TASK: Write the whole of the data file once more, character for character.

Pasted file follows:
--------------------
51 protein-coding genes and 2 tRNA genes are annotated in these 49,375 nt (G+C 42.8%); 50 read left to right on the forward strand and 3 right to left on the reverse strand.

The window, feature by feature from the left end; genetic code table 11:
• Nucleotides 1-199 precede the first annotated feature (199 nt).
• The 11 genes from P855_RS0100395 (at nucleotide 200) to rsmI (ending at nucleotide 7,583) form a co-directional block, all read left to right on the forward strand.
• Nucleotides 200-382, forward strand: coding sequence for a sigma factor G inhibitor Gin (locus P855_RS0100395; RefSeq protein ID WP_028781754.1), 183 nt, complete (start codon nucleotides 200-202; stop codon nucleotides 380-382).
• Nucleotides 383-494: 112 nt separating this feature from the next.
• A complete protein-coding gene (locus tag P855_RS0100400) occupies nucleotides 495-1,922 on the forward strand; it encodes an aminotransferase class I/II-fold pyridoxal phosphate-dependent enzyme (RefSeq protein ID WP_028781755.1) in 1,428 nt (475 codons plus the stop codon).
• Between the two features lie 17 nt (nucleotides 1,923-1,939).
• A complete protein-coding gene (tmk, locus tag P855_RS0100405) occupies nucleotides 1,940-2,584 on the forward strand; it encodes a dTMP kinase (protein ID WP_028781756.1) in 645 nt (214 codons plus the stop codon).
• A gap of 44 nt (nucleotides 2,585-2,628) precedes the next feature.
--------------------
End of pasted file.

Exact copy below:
51 protein-coding genes and 2 tRNA genes are annotated in these 49,375 nt (G+C 42.8%); 50 read left to right on the forward strand and 3 right to left on the reverse strand.

The window, feature by feature from the left end; genetic code table 11:
• Nucleotides 1-199 precede the first annotated feature (199 nt).
• The 11 genes from P855_RS0100395 (at nucleotide 200) to rsmI (ending at nucleotide 7,583) form a co-directional block, all read left to right on the forward strand.
• Nucleotides 200-382, forward strand: coding sequence for a sigma factor G inhibitor Gin (locus P855_RS0100395; RefSeq protein ID WP_028781754.1), 183 nt, complete (start codon nucleotides 200-202; stop codon nucleotides 380-382).
• Nucleotides 383-494: 112 nt separating this feature from the next.
• A complete protein-coding gene (locus tag P855_RS0100400) occupies nucleotides 495-1,922 on the forward strand; it encodes an aminotransferase class I/II-fold pyridoxal phosphate-dependent enzyme (RefSeq protein ID WP_028781755.1) in 1,428 nt (475 codons plus the stop codon).
• Between the two features lie 17 nt (nucleotides 1,923-1,939).
• A complete protein-coding gene (tmk, locus tag P855_RS0100405) occupies nucleotides 1,940-2,584 on the forward strand; it encodes a dTMP kinase (protein ID WP_028781756.1) in 645 nt (214 codons plus the stop codon).
• A gap of 44 nt (nucleotides 2,585-2,628) precedes the next feature.